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Biotech

+ - Organ damage in rats from Monsanto GMO Corn

Submitted by jenningsthecat
jenningsthecat (1525947) writes "A study published in December 2009 in the International Journal of Biological Sciences found that three varieties of Monsanto genetically-modified corn caused damage to the liver, kidneys, and other organs of rats:

http://www.biolsci.org/v05p0706.htm

One of the corn varieties was designed to tolerate broad-spectrum herbicides, (so-called "Roundup-ready" corn), while the other two contain bacteria-derived proteins that have insecticide properties. The study made use of Monsanto's own raw data.

Quoting from the study's 'Conclusions' section:

"Our analysis highlights that the kidneys and liver as particularly important on which to focus such research as there was a clear negative impact on the function of these organs in rats consuming GM maize varieties for just 90 days."

Given the very high prevalence of corn in processed foods, this could be a real ticking time-bomb. And with food manufacturers not being required by law to declare GMO content, I think I'll do my best to avoid corn altogether. Pass the puffed rice and pour me a glass of fizzy water!"

Comment: Re:Bye, bye. (Score 1) 881

by MilesAttacca (#28984539) Attached to: Murdoch Says, "We'll Charge For All Our Sites"

newspapers that are controlled by a wealthy megacorp oligarchy

Not all newspapers are so. I live in Omaha, where the World-Herald Company (operating the eponymous newspaper and some regional small papers) is employee-owned. Despite the recent hardships, the World-Herald still has the most market penetration of any newspaper in the US.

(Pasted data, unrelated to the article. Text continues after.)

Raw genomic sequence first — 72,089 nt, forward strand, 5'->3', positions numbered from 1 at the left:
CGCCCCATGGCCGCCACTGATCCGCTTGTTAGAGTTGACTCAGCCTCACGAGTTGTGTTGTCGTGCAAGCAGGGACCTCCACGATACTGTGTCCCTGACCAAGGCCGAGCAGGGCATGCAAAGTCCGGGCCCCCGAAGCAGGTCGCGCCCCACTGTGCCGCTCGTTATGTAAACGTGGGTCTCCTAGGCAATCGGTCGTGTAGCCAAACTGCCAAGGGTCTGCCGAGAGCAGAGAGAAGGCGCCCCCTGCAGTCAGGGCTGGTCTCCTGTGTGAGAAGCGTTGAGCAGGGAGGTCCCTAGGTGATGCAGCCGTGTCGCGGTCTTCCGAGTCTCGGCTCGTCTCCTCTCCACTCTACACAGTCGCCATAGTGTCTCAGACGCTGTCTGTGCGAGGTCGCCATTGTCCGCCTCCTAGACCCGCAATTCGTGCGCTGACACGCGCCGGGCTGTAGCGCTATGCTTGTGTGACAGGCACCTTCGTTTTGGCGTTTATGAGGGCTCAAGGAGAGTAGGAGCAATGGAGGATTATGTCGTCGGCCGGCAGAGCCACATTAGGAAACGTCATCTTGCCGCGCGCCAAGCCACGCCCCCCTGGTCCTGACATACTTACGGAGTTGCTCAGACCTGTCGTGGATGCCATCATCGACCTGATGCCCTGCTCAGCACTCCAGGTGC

They haven't figured out a good online strategy yet, it seems, but I'd be far more willing to pay up-front for its coverage than I would be to pay for a Murdock-owned publication. There are still good papers out there; don't give up on them all.

Comment: Re:"No more ruining cell phones by getting them we (Score 1) 67

by MilesAttacca (#28684237) Attached to: Plastic Circuits Designed To Enable Tough, Green Computers
I was helping to manage wireless mics for a local musical production. A member of the ensemble dropped $800 of pack and mic into the toilet. We took the battery out, left it to sit, and on the second day I tested it, it lit right up again. We didn't even drop it in a bag of rice, but that probably would have sped up the evaporation process.

Comment: Re:People change jobs all the time (Score 1) 223

by MilesAttacca (#28669125) Attached to: Developer Stigma After a Bad Or Catastrophic Release?

Speaking as someone who does sell those extended warranties, it's not a black-and-white bad deal, because of the customers themselves.

Scenario 1: We don't sell a warranty on an electronic product. It breaks. The customer will invariably want to return it to our store, after the 14-day electronics return policy clearly printed on the receipt (a policy I explicitly mention at the register) -- hell, often months later. When I remind them of the return policy, and tell them they now have to take up defects with the manufacturer, 9/10 of them won't get why this is the case and feel disappointed and cheated, and at least 1/3 will tell me they're never shopping at my store again. Some of them do this more "nicely" than others.